Filling shops is priority in mall that has been empty for decades
by William Mata | 7th November 2018
British Land, Royal Victoria Place’s new owners, say there has been ‘no serious investment or proactive management’ in the mall’s 26 year history.
For the first time since buying the flagship centre in May, the firm has clarified its focus to put brands in the 22 empty shops in the main centre and 13 vacant units in Ely Court.
And the developer will ask the public what they want to see now £70million plans for a cinema and restaurant extension drawn-up by previous owners Hermes have been shelved.
Darren Richards, Deputy Head of Retail, said ‘nothing has been ruled out’ [cinema included] but asked shoppers to be patient.
“Tunbridge Wells is a great place and regardless of what you might have read about the rise of online shopping, you will still need physical space even if online doubled,” he told the Times.
He said more shops can be expected within one year but plans for any refurbishment are still being decided upon. This includes any development to the Food Court. Mr Richards identified the mall’s entrance as a place where ‘lack of investment becomes very apparent’ but is confident of turning the centre around.
How do you view Royal Victoria Place [RVP] at the moment?
“This centre has not had serious investment or even proactive management for 26 years. I can sympathise with the local opinion. It’s not about throwing money at it, it’s about giving the people what they want. If we didn’t think we could do it here we wouldn’t have bothered investing. Five and a half months [since we took over] is not a long time in retail.
What brands are we likely to see?
“We are just about to start the process [of asking customers]. We would appreciate some degree of latitude. We know what brands fit when we see a place, we can see some brands that have left and may want to come back. It isn’t easy.
“I am not trying to avoid the question, but when we name brands it is a very sensitive commercial thing. And if we leave brands off the list they get very agitated. There are 5,000 retail multiples in the UK. Some of those are already here, but there are hundreds who could come here.”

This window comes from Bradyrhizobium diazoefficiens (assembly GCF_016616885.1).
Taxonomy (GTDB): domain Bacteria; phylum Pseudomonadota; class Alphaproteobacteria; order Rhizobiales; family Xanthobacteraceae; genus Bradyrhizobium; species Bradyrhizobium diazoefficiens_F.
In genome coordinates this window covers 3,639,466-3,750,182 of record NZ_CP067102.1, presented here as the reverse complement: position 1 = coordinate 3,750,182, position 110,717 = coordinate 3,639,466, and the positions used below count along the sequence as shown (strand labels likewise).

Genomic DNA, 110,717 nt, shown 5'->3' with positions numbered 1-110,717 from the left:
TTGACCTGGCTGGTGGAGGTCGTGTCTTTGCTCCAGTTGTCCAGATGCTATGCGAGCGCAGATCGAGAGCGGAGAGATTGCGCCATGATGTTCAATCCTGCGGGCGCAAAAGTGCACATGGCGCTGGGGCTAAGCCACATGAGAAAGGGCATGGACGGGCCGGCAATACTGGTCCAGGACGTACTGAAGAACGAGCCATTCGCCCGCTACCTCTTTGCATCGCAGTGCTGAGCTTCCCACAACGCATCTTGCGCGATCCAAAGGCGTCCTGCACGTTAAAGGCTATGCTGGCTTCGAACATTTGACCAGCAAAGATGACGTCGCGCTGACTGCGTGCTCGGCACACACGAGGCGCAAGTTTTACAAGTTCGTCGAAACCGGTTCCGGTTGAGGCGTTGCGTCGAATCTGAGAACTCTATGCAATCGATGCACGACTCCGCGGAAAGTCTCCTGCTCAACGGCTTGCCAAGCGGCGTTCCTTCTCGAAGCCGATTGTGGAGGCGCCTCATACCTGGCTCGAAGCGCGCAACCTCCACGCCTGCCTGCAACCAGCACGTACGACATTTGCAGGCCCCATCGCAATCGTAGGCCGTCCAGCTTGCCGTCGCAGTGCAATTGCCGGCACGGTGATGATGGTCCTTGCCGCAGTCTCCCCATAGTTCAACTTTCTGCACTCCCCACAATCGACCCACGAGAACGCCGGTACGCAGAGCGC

Okay, so without naming names, what type of retail would suit the centre?
“There should be a good mix here that is right for everybody. If you want something that is going to really anchor the place, and this should be the place people congregate, then you need to make the effort here. Otherwise, there is nothing to point out. There are some great brands here, but they are scattered around. There is no one place where you think ‘oh, that’s great’ and that is what we are hoping to provide.”
When can we expect new retailers?
“The first thing to expect to see is some retailers coming into the vacant stores here, and that includes in Ely Court. And the next thing you can expect to see is us investing money in the centre. “You will see improvements coming through. The main thing is to stress that these things take time. It is not one big thing that changes things, it is a whole series. But if we sit here in a year and you’re saying ‘why haven’t we seen anything?’ then you are entitled to be critical of us.
Which areas need attention?
“The big attention is on where people walk in, so you are getting a better arrival experience. By the time you get halfway through these schemes [centres] that are 30 years old, the lack of investment becomes very apparent.”
What might RVP offer beyond retail?
“People should want to come whether that’s to eat, have a leisure activity or have a multiplex cinema for the development.
“We have got to make sure brands stay here and more brands come.
“They will want to see activity as well. Nothing has happened.
“I was walking around Ely Court and I thought, this is your own little Carnaby Street. That can be a really exciting vibrant place.
“It has to be distinctive. The worst thing that has happened to retail is people thinking it is cookie cutter and doing the same thing everywhere, because it does not work.
Are you committed to keeping Ely Court as it is then? Previous plans showed this was to to make way for a new development.
“No, not necessarily. While we’re working on the future of the scheme we will try and get some brands in here.
“It might be pop-ups as well.”
Once and for all then, why did you not continue with the plans to expand and build a cinema on the Ely Court site?
“Even the people who came up with the scheme did not eventually want to do it. It would be odd for us, feeling we have one of the best teams in the country, having done this in lots of places, to pick up a scheme from someone else and say we are going to do it exactly the same. Time has moved on and this environment is rapidly changing. This scheme has not even started yet and it is already five years old.”
Was the cinema aspect behind the thinking?
“In terms of listening to what people want, we can’t tell that what the people wanted was a multiplex cinema. There was no brand attached, and when you are developing a cinema they are quite specialist developments and you need to have an operator.”
KFC said they are moving out because of ‘plans’. What will happen to the Food Court?
“Their decision to move out is not because we told them we have got plans. That’s not the case. That is a question for them. There is no plan. The Food Court will be better.”
Is it an area of concern?
“It’s an acknowledgement of potential. People do not know how much potential the centre has because it has never been given a fair chance.”
Do shopping malls have a future in town centres?
“Yes, absolutely. They can’t all survive. In the next ten years, 60 per cent of spend is going to be done physically. Shops are going to shut.
The best places will thrive.”